The sacrifices of God are a broken spirit; a broken and contrite heart, oh God, you will not despise.
Blessed are those who hunger and thirst for righteousness, for they will be filled.
YHWH moved the heart of Cyrus king of Persia to make a royal proclamation throughout his realm and put it in writing:
"This is what Cyrus king of Persia says; YHWH, the God of heaven, has given me all the kingdoms of the earth and has appointed me to build a temple for him at Jerusalem in Judah. Anyone of his people among you - may YHWH his God be with him, and let him go up." 2 Chron. 36:21-23
I once knew of a man. I used to teach about him in my World History class even though he was not on the regular curriculum because I found him rare & unique among men. He was not from the Chosen People of God. He was a pagan, an infidel...a Gentile. Yet the God of the bible decided to choose him anyway. Why?
This man was a very great leader of men. He was a unifier, then a conquerer, then a unifier again. Finally, he was a man of mercy & humility. Why?
When this man sent his armies to war, he forbade them to rape, loot and pillage. He would not destroy the temples, shrines and works of the people he conquered. Instead, he held them in honor. He would respect the religions and customs of the people whose lands he now held. In fact, he even guaranteed the rights of the various people now in his kingdom. Finally, he even allowed those who wished to go back to their ancient homelands, and sent them away with gifts. Why?
What does this say about the heart of this man?
God bestowed the title "Messiah/The Lord's Anointed" upon him. The very first use of that term in the bible.
This was Cyrus the Great. He founded the Persian empire back in the 500s B.C. which lasted up until 1978/79. He unified the Persian tribes and overthrew the Babylonian empire. He even decreed that the Jews in exile should be allowed to go back to Israel and rebuild the temple of YHWH.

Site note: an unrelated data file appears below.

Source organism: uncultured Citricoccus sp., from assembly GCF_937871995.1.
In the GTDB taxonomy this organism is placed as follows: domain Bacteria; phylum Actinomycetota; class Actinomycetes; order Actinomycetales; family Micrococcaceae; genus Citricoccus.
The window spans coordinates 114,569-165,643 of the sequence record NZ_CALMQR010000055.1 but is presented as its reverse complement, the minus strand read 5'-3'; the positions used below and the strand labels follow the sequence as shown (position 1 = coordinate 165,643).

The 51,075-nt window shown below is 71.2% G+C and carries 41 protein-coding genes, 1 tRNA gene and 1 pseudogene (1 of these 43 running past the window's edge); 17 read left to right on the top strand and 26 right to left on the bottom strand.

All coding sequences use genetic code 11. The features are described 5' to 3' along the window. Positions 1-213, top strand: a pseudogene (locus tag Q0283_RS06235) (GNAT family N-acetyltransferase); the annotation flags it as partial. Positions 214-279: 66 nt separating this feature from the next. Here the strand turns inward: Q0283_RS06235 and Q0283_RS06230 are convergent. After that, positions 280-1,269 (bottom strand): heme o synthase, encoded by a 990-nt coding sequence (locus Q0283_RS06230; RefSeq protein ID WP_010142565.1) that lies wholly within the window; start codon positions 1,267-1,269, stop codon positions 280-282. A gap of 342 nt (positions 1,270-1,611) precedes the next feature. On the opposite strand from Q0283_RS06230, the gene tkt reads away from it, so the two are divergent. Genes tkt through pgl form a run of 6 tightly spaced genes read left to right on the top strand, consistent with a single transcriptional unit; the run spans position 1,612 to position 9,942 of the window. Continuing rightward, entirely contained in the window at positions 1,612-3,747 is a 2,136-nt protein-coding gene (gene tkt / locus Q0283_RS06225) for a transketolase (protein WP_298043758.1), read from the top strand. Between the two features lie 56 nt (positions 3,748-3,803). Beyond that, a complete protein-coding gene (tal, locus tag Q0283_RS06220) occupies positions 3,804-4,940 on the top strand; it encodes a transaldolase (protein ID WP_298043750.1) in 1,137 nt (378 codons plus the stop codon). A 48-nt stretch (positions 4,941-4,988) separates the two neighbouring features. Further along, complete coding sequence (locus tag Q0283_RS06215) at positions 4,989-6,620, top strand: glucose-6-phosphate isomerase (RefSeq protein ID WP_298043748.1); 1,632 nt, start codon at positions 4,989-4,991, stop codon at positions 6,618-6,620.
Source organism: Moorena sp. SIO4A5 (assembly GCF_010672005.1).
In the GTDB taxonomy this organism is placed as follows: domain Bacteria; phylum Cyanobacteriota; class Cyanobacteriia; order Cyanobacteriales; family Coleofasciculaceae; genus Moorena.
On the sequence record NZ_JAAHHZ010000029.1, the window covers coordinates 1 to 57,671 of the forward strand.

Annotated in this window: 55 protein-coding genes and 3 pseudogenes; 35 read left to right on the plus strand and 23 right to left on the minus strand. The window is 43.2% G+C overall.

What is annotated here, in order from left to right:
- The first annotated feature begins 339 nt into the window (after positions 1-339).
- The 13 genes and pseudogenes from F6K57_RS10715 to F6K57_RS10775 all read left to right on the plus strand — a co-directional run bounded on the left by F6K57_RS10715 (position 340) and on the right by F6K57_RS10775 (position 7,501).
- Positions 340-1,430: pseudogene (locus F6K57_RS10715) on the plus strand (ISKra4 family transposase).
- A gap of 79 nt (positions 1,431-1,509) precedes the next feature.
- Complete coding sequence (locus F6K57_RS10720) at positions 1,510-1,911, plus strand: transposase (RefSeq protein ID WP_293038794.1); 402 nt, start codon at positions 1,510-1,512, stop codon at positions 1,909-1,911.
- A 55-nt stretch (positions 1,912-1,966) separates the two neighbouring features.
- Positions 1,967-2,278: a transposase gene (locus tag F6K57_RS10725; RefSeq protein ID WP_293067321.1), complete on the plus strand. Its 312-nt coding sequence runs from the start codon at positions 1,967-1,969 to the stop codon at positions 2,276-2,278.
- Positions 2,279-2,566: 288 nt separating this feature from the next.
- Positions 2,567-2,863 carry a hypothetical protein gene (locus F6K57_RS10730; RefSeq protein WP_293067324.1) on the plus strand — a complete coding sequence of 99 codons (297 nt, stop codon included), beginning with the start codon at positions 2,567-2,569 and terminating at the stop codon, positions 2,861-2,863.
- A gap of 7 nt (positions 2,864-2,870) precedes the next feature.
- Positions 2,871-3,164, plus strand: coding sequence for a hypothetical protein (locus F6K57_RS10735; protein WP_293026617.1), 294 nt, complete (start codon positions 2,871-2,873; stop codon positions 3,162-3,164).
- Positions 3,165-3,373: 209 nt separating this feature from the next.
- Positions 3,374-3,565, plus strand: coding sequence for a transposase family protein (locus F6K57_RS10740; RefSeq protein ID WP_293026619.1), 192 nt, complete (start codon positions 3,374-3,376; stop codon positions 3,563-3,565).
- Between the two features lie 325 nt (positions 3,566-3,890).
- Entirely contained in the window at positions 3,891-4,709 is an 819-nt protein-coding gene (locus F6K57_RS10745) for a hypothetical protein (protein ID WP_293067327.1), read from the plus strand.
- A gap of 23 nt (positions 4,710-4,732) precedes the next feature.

He also looked really sharp in a bronze helmet, as you can see.
Many decades before Cyrus was born, the prophet Isaiah told of his coming. God had told Isaiah that after Judah was exiled and punished for 70 years, he would raise up Cyrus to be their liberator...this pagan.
God seemed to have a special place in his heart for Cyrus, and I've always wondered why that was the case. I mean, it's not too many people that God refers to with the title Messiah. (Only one other, near as I can tell.) The only hint I can get as to why God would look with such favor on Cyrus, is because of the position of his heart. And maybe that is WHY.
Back in the day, when a king would conquer a city, the invading army would use it as an excuse to make a frat house party look rather tame. Almost nothing was off-limits to the sword & torch. Never mind what would often happen to any women they could get their hands on. But not so with the armies of Cyrus.
He was an anomaly as far as ancient kings were concerned. He wouldn't let his armies leave a wake of destruction. He absolutely forbade such behavior! He also had the odd habit of heading into the local temples and worshipping there. I have no idea if he actually believed in any of the various gods of all these various temples he went in to, but it certainly won him the appreciation of the local people. But more than that, I think it showed that he was looking for something....something MORE.